You’ll often hear that a divorce court looks at the “child’s best interests” when deciding how custody will be split between two parents.
This phrase shows that the court values the child’s well-being over the parents’. It’s helpful to understand that mindset. However, what exactly does the court use to decide if it is in the child’s best interests to live with the mother, the father or both?
Every case is admittedly different and unique, but the following are a few things courts will consider:
- The adjustment that the child has to make to the new community. For instance, will staying with Dad keep the child near friends and peers, while moving with Mom means making new friends and living in a very different environment?
- The child’s school. If possible, children should stay in the same schools that they attended before the divorce.
- The parents’ health, on both a physical and mental level. How well can the parents care for the child?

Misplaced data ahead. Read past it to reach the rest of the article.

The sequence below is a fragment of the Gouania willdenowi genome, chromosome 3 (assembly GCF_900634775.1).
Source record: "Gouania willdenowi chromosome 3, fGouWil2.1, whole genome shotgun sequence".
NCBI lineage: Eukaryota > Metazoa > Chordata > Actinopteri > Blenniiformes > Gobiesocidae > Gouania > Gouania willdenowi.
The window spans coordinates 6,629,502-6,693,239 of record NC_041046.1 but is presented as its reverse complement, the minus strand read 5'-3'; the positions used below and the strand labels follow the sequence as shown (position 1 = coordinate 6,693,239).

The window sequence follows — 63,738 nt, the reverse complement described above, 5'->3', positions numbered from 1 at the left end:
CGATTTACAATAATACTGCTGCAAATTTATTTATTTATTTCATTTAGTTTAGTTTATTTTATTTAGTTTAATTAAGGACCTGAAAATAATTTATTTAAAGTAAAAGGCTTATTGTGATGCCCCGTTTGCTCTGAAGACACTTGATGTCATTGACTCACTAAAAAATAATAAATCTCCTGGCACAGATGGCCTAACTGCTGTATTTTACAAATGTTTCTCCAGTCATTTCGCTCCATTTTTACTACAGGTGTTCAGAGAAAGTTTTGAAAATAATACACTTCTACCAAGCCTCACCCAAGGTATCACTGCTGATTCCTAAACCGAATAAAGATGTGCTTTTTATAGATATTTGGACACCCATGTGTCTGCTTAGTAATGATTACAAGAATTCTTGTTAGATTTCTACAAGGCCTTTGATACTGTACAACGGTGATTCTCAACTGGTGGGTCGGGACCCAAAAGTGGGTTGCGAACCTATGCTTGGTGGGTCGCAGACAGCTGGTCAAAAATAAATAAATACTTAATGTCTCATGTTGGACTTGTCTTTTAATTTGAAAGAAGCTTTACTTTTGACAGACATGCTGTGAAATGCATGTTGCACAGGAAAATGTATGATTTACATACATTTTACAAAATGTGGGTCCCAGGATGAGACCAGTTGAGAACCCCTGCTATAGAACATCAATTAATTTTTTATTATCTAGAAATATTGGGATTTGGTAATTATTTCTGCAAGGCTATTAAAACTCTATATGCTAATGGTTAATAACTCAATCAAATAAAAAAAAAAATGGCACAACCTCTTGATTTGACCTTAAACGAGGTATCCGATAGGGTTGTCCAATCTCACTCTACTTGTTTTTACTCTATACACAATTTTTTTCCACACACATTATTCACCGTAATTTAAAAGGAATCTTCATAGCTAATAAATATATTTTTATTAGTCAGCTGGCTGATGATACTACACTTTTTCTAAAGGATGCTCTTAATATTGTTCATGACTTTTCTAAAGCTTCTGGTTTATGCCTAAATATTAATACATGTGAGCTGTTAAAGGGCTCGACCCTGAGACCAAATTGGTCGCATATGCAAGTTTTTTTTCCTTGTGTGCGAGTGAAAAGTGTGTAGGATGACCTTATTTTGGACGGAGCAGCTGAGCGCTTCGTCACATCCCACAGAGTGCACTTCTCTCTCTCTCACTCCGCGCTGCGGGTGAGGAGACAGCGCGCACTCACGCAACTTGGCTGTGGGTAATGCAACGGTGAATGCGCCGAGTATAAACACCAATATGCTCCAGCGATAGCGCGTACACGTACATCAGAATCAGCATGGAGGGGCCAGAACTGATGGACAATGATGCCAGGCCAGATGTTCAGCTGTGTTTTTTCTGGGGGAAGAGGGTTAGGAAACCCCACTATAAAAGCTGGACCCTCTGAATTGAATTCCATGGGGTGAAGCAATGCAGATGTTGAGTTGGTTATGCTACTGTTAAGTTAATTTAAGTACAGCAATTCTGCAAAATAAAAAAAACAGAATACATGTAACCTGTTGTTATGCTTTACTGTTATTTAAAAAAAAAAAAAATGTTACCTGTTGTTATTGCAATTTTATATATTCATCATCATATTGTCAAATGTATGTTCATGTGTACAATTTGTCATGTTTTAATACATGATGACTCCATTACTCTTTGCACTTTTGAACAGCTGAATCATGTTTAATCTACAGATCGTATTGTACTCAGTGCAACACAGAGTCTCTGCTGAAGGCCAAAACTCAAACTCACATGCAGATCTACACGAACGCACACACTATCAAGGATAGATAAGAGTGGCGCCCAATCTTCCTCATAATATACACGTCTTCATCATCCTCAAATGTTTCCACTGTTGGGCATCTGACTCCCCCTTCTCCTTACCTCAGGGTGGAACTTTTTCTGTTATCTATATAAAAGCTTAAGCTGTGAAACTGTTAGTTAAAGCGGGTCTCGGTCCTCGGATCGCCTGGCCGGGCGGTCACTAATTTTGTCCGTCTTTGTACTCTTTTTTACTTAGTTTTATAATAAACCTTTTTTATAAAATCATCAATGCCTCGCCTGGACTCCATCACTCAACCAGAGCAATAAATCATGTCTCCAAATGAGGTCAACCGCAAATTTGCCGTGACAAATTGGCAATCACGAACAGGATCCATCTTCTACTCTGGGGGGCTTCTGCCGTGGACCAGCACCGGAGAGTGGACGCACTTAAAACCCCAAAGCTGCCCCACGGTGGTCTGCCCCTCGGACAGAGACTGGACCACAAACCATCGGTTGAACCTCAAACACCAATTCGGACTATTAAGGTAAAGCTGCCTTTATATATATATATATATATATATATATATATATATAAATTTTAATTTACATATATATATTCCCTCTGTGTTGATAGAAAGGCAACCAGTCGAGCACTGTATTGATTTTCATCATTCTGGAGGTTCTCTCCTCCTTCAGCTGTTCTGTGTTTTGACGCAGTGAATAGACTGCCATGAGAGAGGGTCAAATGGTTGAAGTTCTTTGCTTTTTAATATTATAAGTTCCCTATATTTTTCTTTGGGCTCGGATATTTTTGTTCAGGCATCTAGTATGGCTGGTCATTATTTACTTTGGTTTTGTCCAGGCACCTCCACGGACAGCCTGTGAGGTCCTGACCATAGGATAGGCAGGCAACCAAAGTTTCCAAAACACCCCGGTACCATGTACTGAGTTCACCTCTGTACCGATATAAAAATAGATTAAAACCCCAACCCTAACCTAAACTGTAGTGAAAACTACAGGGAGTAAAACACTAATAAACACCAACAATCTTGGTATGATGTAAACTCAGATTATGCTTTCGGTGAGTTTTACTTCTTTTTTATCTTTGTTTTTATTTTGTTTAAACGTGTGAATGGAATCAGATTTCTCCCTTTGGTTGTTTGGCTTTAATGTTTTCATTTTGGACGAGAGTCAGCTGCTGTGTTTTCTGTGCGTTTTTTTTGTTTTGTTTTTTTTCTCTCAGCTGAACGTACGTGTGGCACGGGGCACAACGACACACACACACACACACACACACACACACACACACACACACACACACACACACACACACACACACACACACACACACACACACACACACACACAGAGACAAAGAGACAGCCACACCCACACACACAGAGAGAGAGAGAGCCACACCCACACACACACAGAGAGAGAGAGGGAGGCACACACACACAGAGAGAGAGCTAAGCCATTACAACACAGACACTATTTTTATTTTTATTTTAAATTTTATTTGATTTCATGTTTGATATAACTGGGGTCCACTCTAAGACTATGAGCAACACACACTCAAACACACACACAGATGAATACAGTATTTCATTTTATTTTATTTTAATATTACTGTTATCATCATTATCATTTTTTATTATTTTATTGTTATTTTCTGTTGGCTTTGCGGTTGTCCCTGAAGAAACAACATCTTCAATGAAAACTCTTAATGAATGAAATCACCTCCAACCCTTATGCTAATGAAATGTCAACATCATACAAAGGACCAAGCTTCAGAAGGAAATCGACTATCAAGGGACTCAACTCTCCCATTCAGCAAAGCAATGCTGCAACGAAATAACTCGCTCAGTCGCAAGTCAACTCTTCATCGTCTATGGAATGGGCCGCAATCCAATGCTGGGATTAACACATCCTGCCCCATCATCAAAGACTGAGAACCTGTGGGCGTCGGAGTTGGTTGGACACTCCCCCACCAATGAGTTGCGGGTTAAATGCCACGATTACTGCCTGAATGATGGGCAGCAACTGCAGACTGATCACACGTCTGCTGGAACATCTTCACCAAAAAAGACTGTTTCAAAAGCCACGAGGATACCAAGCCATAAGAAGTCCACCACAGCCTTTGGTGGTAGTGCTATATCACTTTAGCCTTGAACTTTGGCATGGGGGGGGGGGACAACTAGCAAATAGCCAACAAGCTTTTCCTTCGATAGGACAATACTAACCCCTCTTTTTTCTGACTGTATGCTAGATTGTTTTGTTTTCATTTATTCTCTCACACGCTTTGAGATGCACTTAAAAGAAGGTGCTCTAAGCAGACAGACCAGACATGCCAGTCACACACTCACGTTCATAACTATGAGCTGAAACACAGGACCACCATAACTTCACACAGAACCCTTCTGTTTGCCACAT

- What the child wants, if he or she is old enough to both ask and understand the ramifications. Teens often have more of a voice in court than young children.
- Any evidence of things that may make a home unsafe for a child, such as abuse of alcohol or drugs.
- What other people live in the house, how stable that makes the home environment and what relationship the child has to those individuals.
Again, these are not all of the factors courts consider, but they are a good starting point. Make sure you know your legal rights as you work through this process.
Source: FindLaw, “Who Gets Custody,” accessed March 01, 2018